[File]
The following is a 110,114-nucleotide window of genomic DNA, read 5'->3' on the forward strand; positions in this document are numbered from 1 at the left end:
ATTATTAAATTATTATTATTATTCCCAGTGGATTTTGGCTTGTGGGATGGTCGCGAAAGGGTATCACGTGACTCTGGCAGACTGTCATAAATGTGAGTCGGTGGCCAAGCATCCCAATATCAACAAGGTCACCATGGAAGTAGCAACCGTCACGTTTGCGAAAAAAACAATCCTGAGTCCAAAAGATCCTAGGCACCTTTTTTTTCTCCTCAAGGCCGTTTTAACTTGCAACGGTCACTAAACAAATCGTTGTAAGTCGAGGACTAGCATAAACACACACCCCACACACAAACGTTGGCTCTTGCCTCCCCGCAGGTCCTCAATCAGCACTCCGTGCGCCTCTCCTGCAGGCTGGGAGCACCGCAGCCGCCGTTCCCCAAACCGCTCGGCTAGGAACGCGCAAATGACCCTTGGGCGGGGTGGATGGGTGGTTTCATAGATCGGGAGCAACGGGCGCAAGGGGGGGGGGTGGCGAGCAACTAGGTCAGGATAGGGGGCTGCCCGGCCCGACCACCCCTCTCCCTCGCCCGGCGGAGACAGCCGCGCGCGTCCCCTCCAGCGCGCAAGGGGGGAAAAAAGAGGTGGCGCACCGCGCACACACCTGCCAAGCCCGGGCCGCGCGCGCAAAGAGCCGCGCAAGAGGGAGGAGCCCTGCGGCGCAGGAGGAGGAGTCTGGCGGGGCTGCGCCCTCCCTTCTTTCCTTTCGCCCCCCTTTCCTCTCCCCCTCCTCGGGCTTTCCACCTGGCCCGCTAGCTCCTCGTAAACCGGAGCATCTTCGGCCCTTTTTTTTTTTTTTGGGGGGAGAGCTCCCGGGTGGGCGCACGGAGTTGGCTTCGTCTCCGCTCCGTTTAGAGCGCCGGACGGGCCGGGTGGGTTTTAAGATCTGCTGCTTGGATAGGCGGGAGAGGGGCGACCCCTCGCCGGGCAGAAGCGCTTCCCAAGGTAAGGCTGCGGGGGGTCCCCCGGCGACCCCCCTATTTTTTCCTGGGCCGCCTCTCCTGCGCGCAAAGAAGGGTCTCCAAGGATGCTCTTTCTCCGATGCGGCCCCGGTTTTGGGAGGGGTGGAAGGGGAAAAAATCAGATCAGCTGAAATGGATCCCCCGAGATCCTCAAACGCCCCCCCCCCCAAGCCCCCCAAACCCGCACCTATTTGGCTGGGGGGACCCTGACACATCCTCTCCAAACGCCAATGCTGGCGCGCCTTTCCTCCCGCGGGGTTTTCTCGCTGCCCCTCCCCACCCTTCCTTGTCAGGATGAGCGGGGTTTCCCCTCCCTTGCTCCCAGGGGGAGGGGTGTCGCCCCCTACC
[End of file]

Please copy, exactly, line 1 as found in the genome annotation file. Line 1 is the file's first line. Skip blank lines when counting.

The following is a 110,114-nucleotide window of genomic DNA, read 5'->3' on the forward strand; positions in this document are numbered from 1 at the left end: